The so-called "Jaws of steel" which many anesthetists have alluded to masseter muscle rigidity (MMR) in the past  usually manifests as an increase in the tension in jaw muscles.  Malignant hyperthermia (MH), a hypermetabolic reaction to suxamethonium, vecuronium,  inhalational agents, and occasionally stress, has a wide and varied range of clinical presentation that frequently makes diagnosis both challenging and difficult. Muscle rigidity as seen in MMR has been said to be an early indicator of MH.  Its incidence is less than 1% in children,  while the incidence in adults is unknown.  In pediatric patients, MMR can result if patient is under dosed (<1 mg/kg intravenous succinylcholine) or if myotonic syndrome is present.  Some believe that isolated MMR is not pathognomonic of MH.  This patient had no problems with general anesthesia in the past and had no relatives who had problems previously under general anesthesia during surgery. No truncal rigidity was observed and her vital signs remained stable.
Suxamethonium is the only depolarizing agent in use in our institution for endotracheal intubation. Its features include fasciculation, histamine release, hyperkalaemia, dysrrythmias, and malignant hyperthermia amongst others. Suxamethonium can increase the tone of the masseter muscles, a response that is transient and maximal at the end of facial fasciculations.  However, in susceptible patients this suxamethonium-induced increase in muscle tone can progress to MMR.  It has been suggested that when used as an induction agent, propofol reduces the masseter muscle tension more effectively than sodium thiopentone.  One may consider that an opioid, fentanyl was administered at induction. But high doses of opioids are more commonly known to produce rigidity at induction in the nonparalyzed patient  than low doses, with the occasional instance where 150 mcg of fentanyl produced rigidity in a patient on concomitant haloperidol. 
The possible causes of the difficult laryngoscopy, difficult intubation and the consequent failed intubation encountered in this situation were considered. Difficult laryngoscopy is known to occur in 1.5 to 8% of all general anesthetics  and the Mallampati test is sometimes used preoperatively to predict the ease or difficulty of airway access. But some studies show that the Mallampati tests have limited accuracy, and are therefore not suitable screening tools for the difficult airway.  Although this patient's Mallampati score of 3 pointed to a potentially difficult airway, it was not considered it a significant predictor of this event. In some instance, unsuspected temporomandibular joint (TMJ) dysfunction had been mistaken for MMR.  This possibility was ruled out in this case by the absence of inability to open the mouth to >1 cm and the absence of firmly approximated teeth.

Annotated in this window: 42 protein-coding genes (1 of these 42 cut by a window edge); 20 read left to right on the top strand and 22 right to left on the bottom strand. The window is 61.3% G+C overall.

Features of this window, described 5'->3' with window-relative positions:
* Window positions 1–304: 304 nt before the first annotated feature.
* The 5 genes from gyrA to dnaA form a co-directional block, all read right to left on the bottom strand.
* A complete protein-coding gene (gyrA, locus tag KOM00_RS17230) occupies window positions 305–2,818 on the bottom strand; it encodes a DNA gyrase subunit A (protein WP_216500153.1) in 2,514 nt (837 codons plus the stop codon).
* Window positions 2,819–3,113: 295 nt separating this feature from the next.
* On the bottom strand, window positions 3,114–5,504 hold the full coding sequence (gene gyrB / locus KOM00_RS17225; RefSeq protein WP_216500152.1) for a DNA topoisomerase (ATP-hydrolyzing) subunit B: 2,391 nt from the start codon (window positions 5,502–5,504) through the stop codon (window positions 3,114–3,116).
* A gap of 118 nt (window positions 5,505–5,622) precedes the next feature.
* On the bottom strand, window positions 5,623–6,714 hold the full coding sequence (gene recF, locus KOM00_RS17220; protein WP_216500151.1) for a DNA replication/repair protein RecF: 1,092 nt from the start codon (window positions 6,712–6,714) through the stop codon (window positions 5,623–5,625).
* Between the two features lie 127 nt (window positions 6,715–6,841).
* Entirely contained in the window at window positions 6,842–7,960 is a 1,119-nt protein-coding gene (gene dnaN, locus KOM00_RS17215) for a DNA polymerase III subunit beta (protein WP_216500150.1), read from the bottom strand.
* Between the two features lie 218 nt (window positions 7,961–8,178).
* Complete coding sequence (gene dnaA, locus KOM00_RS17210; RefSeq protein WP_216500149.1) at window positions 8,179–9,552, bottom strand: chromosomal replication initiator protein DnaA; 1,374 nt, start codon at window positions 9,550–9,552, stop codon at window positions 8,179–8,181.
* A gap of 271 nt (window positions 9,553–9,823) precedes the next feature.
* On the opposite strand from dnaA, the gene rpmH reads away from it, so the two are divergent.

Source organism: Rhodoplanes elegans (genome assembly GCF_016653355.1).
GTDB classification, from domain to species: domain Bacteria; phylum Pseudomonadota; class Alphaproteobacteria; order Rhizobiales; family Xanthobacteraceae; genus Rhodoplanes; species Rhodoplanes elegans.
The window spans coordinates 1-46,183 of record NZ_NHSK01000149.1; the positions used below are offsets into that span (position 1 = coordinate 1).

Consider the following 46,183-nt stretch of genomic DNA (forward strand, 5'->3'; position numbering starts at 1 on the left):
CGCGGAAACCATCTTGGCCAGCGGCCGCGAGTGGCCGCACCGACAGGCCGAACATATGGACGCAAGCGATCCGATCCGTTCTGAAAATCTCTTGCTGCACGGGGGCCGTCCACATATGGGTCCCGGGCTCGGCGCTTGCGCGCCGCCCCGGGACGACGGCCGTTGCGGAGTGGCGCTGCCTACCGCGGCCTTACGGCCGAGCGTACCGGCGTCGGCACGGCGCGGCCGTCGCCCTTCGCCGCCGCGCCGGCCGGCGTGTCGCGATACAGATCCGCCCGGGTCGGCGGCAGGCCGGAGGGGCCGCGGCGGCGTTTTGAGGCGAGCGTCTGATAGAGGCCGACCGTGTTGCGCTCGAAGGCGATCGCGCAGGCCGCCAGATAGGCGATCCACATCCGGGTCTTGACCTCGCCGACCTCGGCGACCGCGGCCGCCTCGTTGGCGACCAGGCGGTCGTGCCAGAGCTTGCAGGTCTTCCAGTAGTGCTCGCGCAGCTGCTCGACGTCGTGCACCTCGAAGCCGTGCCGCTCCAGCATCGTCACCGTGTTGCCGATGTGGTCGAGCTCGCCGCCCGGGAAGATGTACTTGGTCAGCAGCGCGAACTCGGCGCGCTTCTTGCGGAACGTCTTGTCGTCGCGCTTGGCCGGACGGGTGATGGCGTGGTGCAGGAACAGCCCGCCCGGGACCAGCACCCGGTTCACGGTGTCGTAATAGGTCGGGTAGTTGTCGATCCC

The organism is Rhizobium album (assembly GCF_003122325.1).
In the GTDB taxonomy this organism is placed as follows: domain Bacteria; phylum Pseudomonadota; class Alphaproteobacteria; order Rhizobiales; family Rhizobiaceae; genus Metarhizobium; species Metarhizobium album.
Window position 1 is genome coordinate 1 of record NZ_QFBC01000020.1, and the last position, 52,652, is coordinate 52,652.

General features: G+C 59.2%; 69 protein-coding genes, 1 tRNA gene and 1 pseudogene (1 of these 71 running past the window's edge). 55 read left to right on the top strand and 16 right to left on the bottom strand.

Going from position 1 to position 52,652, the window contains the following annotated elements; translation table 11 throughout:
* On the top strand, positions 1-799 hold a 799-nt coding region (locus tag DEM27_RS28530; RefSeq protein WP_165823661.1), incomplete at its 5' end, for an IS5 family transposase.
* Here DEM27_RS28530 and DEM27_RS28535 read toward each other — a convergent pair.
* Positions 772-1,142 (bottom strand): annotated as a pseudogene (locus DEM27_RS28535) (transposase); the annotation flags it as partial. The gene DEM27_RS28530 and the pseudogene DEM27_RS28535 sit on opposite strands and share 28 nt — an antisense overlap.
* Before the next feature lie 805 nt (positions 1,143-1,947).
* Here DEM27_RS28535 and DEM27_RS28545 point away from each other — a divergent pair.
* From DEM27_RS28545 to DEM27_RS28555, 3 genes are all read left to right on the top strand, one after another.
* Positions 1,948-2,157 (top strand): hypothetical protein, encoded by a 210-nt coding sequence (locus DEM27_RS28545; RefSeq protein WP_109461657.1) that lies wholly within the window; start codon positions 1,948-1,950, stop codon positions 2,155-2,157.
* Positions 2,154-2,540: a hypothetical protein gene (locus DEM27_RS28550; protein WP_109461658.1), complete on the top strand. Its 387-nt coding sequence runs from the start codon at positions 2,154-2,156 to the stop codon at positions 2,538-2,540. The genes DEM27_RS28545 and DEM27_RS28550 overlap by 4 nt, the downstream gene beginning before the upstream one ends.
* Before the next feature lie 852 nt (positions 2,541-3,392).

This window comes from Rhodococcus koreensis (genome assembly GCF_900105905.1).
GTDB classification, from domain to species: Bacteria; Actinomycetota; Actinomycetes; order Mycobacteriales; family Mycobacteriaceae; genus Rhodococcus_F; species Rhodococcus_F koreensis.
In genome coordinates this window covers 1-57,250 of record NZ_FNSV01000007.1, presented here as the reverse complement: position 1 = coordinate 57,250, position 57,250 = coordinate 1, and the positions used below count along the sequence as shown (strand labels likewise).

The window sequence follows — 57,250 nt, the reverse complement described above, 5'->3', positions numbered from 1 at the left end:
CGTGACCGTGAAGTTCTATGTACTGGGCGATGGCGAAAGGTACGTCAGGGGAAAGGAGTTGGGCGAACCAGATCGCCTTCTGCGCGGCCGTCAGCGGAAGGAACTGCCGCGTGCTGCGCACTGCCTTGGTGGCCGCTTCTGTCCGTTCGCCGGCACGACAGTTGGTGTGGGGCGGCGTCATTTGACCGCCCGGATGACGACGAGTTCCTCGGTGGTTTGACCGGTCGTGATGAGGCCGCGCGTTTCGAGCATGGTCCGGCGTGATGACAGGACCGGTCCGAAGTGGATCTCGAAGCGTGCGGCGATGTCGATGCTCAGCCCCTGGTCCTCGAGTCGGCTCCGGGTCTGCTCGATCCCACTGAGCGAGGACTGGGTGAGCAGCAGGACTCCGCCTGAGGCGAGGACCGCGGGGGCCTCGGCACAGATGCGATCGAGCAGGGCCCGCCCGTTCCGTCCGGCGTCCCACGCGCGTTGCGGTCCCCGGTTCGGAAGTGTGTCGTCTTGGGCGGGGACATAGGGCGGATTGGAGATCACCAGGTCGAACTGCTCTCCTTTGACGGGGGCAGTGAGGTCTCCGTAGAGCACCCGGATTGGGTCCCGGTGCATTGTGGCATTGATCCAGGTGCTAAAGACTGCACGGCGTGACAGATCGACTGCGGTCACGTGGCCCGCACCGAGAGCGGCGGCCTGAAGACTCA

Failed intubation is an important cause of morbidity and mortality during anesthesia and requires that the anesthetist uses an alternative technique to secure the airway, especially in cases requiring rapid sequence induction (RSI). Retrograde endotracheal intubation (REI),  asleep fibreoptic intubation with spontaneous respiration after recovery from suxamethonium, and blind nasotracheal intubation are viable options. Surgical cricothyroidotomy has been employed in a case difficult intubation following MMR with success  while in another due to suxamethonium-induced TMJ subluxation, a Trachlight TM was employed.  A LMA was used successfully in this case and the latter's safety in patients with the difficult airway and without any of its contraindications is well documented. 
In summary, this case is one of difficult laryngoscopy and difficult intubation from masseter muscle tension, resulting in failed intubation and use of LMA for airway maintenance. All possibilities, ranging from MMR (suxamethonium-induced or as a sign of MH) to subluxation of TMJ should be ruled out and the airway secured promptly through any convenient means to avoid the morbidity and mortality associated with the difficult airway. In addition, such patients should have a muscle biopsy for caffeine test done to rule out malignant hyperthermia and should be informed of the incident for future medical procedures on themselves and their offspring too.